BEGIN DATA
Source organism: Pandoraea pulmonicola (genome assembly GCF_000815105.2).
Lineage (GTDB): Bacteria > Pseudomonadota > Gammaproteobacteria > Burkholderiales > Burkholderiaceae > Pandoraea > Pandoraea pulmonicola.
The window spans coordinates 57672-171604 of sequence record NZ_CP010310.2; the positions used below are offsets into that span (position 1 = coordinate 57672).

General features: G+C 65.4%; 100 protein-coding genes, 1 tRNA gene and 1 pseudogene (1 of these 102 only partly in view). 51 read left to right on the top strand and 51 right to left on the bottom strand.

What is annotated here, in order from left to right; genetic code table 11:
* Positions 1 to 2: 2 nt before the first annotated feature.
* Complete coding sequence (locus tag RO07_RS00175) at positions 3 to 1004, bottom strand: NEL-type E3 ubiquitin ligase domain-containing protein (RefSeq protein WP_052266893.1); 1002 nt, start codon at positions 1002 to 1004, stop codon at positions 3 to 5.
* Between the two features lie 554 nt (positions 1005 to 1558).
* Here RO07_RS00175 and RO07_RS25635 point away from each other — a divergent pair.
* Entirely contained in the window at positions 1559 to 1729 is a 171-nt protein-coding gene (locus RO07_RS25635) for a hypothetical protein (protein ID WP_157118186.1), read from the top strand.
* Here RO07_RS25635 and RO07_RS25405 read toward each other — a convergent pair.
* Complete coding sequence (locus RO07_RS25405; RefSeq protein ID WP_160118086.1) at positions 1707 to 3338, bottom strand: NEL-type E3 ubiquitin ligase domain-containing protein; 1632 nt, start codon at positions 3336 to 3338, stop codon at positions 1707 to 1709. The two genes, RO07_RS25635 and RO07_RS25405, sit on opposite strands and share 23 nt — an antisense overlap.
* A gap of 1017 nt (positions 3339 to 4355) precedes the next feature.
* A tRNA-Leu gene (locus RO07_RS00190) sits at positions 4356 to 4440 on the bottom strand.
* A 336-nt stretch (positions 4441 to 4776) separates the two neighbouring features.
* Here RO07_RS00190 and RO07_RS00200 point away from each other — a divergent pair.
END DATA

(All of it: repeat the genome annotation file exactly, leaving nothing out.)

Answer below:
Source organism: Pandoraea pulmonicola (genome assembly GCF_000815105.2).
Lineage (GTDB): Bacteria > Pseudomonadota > Gammaproteobacteria > Burkholderiales > Burkholderiaceae > Pandoraea > Pandoraea pulmonicola.
The window spans coordinates 57672-171604 of sequence record NZ_CP010310.2; the positions used below are offsets into that span (position 1 = coordinate 57672).

General features: G+C 65.4%; 100 protein-coding genes, 1 tRNA gene and 1 pseudogene (1 of these 102 only partly in view). 51 read left to right on the top strand and 51 right to left on the bottom strand.

What is annotated here, in order from left to right; genetic code table 11:
* Positions 1 to 2: 2 nt before the first annotated feature.
* Complete coding sequence (locus tag RO07_RS00175) at positions 3 to 1004, bottom strand: NEL-type E3 ubiquitin ligase domain-containing protein (RefSeq protein WP_052266893.1); 1002 nt, start codon at positions 1002 to 1004, stop codon at positions 3 to 5.
* Between the two features lie 554 nt (positions 1005 to 1558).
* Here RO07_RS00175 and RO07_RS25635 point away from each other — a divergent pair.
* Entirely contained in the window at positions 1559 to 1729 is a 171-nt protein-coding gene (locus RO07_RS25635) for a hypothetical protein (protein ID WP_157118186.1), read from the top strand.
* Here RO07_RS25635 and RO07_RS25405 read toward each other — a convergent pair.
* Complete coding sequence (locus RO07_RS25405; RefSeq protein ID WP_160118086.1) at positions 1707 to 3338, bottom strand: NEL-type E3 ubiquitin ligase domain-containing protein; 1632 nt, start codon at positions 3336 to 3338, stop codon at positions 1707 to 1709. The two genes, RO07_RS25635 and RO07_RS25405, sit on opposite strands and share 23 nt — an antisense overlap.
* A gap of 1017 nt (positions 3339 to 4355) precedes the next feature.
* A tRNA-Leu gene (locus RO07_RS00190) sits at positions 4356 to 4440 on the bottom strand.
* A 336-nt stretch (positions 4441 to 4776) separates the two neighbouring features.
* Here RO07_RS00190 and RO07_RS00200 point away from each other — a divergent pair.